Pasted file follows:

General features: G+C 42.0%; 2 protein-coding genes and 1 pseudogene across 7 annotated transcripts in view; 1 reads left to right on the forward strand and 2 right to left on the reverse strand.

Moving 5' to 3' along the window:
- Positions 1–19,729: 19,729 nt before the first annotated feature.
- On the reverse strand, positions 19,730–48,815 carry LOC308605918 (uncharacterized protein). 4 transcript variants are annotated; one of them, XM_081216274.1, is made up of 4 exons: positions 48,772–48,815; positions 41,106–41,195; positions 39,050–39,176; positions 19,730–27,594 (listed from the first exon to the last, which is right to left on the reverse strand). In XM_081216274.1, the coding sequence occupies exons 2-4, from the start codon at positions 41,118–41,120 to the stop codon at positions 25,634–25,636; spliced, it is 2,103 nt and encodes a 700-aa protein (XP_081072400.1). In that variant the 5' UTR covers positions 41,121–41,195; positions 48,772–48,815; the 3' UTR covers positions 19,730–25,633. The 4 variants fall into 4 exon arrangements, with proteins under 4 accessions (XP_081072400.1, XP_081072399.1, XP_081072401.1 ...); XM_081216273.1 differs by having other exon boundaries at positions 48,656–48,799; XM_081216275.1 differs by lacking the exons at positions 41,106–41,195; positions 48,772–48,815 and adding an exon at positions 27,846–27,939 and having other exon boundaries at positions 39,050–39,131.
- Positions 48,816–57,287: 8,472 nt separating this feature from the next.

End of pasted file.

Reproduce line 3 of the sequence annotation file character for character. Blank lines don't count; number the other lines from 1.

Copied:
- Positions 1–19,729: 19,729 nt before the first annotated feature.